The Monty Hall Problem

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A simple brain teaser that stumped one of history’s most prolific mathematicians.

The Monty Hall problem is a probability puzzle based on the American television show Let’s Make a Deal. The problem was created and solved by Steve Selvin in 1975 in a letter he wrote to the scientific journal American Statistician.

Suppose you’re on a game show, and you’re given the choice of three doors. Behind one door is a car, and goats are behind the other two. You pick a door, say the first door, and the host, who knows what’s behind the doors, opens another door, say the third door, which has a goat. He then says to you, “Do you want to pick the second door instead?” Is it to your advantage to switch your choice?

Counter intuitively, the answer is yes. You double your odds of winning by switching to the other door.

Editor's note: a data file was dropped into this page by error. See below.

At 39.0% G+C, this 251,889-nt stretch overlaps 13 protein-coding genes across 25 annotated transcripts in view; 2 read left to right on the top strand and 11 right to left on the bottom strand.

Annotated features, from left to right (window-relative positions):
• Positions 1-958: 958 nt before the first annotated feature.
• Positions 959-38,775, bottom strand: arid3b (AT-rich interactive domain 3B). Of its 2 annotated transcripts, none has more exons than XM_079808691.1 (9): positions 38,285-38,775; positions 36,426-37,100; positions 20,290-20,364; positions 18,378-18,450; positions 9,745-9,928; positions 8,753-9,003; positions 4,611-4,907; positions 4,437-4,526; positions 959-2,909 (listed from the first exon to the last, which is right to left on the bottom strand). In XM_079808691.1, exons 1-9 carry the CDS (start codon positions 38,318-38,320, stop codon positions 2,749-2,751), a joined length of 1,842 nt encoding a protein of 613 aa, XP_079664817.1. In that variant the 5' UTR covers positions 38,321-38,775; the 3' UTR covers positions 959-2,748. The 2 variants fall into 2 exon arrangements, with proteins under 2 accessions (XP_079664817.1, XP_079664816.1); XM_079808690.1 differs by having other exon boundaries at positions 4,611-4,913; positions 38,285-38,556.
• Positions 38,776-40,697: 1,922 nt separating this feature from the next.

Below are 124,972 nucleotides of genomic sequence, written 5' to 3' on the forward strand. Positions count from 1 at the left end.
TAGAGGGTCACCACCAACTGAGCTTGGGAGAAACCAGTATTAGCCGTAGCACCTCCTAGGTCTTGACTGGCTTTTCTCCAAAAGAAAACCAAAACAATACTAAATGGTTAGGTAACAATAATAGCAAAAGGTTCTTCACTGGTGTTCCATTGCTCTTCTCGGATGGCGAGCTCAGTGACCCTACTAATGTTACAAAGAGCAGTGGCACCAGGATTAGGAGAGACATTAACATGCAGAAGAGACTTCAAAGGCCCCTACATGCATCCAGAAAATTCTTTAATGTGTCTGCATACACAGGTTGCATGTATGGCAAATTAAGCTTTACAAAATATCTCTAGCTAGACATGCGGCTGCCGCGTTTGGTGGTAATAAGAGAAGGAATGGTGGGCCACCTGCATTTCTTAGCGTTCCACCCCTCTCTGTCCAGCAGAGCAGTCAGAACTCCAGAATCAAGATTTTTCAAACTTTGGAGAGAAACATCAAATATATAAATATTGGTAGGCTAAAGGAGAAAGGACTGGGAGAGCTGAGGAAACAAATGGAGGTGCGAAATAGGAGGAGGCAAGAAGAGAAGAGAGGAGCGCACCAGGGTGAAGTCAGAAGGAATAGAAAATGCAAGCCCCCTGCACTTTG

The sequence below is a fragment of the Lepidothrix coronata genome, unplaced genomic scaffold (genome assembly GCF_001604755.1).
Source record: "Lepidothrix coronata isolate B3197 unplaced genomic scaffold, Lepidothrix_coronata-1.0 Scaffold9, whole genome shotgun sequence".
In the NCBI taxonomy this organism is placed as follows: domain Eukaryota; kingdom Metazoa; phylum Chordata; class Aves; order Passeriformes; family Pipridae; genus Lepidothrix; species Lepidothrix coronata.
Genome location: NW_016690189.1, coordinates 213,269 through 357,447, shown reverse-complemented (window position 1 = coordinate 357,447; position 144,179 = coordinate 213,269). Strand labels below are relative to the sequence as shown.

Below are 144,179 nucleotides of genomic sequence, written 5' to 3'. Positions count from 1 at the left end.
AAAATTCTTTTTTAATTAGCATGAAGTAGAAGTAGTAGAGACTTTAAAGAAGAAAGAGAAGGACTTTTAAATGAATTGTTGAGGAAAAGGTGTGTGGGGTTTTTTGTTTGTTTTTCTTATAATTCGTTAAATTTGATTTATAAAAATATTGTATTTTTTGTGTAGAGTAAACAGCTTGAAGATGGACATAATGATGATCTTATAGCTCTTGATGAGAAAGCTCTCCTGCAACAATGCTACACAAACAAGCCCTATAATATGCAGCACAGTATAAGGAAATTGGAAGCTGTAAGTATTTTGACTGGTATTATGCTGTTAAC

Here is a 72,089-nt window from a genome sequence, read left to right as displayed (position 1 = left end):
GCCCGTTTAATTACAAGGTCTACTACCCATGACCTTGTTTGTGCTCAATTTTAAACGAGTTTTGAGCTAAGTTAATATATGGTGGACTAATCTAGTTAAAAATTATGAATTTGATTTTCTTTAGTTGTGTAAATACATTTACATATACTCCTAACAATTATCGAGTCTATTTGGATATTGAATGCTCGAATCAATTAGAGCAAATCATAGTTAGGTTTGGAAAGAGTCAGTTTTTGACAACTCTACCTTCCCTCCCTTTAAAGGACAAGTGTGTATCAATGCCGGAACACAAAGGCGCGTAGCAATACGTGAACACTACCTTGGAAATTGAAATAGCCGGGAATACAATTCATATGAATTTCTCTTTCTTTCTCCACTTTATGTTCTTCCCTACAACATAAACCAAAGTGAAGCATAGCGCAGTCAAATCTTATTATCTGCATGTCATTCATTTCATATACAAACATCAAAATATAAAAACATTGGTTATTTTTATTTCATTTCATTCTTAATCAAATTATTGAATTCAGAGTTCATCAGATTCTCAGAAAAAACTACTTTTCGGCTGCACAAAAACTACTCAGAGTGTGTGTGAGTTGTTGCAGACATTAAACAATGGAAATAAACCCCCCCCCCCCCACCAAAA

Paul Erdős, a Hungarian mathematician, was known for being a genius and for being a bit of an oddball. His contributions to mathematics are enormous, and to this day he is so adored by mathematicians that they keep track of their Erdős number, the number of “hops” needed to connect the author of a paper to him (An author’s Erdős number is 1 if he has co-authored a paper with Erdős, 2 if he has co-authored a paper with someone who has co-authored a paper with Erdős).

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Working in software is one hell of a ride.